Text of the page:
Mara Korkola, whose current show is up at Nicholas Metivier Gallery, paints the humble, the everyday. Her weakness is for representational painting that dissolves into painterly abstraction, so naturally she counts Morandi, Celmins, Richter, Downes, and Tuymans among her favorites. In the Globe and Rail, Gary Michael Dault gives Korkola a mixed review. She may be a gifted painter, he writes, but her recent paintings seem stupefyingly similar. “The little oil paintings on aluminum that take up most of the gallery’s exhibition space – all of them part of a series called No Place – are far too formulaic. But the paintings in the back gallery are another story – and a much better story, too. This series, also small oils on aluminum, bears the overall title Winter Was Hard (the title of a famous album by the Kronos Quartet), and is about winter light and snowy uneventfulness – specifically, the bleak, undifferentiated pearlescence that is the all-pervasive hue of an airport in winter. Runways are just barely landscapes, but Korkola gives them an otherwise overlooked presence and character, daubing in light standards, snowbanks, snowplows, fuel trucks, distant utility buildings, receding roadways, a faraway city skyline – all bathed in a frigid, silvery ambience. The difference between the No Place paintings and the Winter Was Hard paintings is profound. The former are unspecific, generic, and without context. The latter – despite their seeming emptiness, teem with incident. And by so minutely and exquisitely attending to those incidents, Korkola gives her airport paintings a roundness and believability that makes the wet nocturnal cityscapes into a clever painterly game by comparison.” Read more.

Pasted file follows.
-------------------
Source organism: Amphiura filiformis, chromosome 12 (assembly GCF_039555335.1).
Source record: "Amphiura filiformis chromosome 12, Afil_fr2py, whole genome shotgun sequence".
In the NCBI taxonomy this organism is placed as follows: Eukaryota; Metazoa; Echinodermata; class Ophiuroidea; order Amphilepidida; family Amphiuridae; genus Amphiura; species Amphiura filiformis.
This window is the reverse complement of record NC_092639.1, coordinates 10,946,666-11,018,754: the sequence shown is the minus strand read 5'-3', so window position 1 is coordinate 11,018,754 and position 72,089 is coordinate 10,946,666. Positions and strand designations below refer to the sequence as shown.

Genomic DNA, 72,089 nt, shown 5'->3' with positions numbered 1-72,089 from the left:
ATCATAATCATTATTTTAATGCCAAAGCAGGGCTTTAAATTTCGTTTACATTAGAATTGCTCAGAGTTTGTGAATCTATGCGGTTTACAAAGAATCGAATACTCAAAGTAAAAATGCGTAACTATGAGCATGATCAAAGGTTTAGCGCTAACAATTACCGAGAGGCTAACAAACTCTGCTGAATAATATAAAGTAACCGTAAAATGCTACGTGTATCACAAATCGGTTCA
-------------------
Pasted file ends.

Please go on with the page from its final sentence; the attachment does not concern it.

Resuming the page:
“Mara Korkola,” Nicholas Metivier Gallery, Toronto. Through March 1.
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